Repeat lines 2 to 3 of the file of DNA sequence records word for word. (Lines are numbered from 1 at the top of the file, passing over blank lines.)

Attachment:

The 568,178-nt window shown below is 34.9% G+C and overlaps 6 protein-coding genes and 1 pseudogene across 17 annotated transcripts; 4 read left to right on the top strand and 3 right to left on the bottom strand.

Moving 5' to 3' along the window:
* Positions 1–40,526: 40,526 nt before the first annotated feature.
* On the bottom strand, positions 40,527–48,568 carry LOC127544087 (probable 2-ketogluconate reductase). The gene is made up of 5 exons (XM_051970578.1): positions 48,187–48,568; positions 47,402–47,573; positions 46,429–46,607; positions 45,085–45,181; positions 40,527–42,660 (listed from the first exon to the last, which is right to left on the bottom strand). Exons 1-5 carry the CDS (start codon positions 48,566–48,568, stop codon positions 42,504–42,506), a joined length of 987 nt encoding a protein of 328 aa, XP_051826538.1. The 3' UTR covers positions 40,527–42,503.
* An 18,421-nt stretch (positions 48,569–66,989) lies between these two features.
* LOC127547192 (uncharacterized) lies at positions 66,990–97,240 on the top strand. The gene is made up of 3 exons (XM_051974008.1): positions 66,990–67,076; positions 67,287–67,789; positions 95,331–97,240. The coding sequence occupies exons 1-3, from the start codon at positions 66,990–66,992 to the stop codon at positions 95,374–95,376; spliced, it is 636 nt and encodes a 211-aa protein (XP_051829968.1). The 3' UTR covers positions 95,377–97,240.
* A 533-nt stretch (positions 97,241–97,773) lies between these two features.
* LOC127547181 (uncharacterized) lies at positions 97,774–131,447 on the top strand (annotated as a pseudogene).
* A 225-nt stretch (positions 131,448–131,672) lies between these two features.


Moving 5' to 3' along the window:
* Positions 1–40,526: 40,526 nt before the first annotated feature.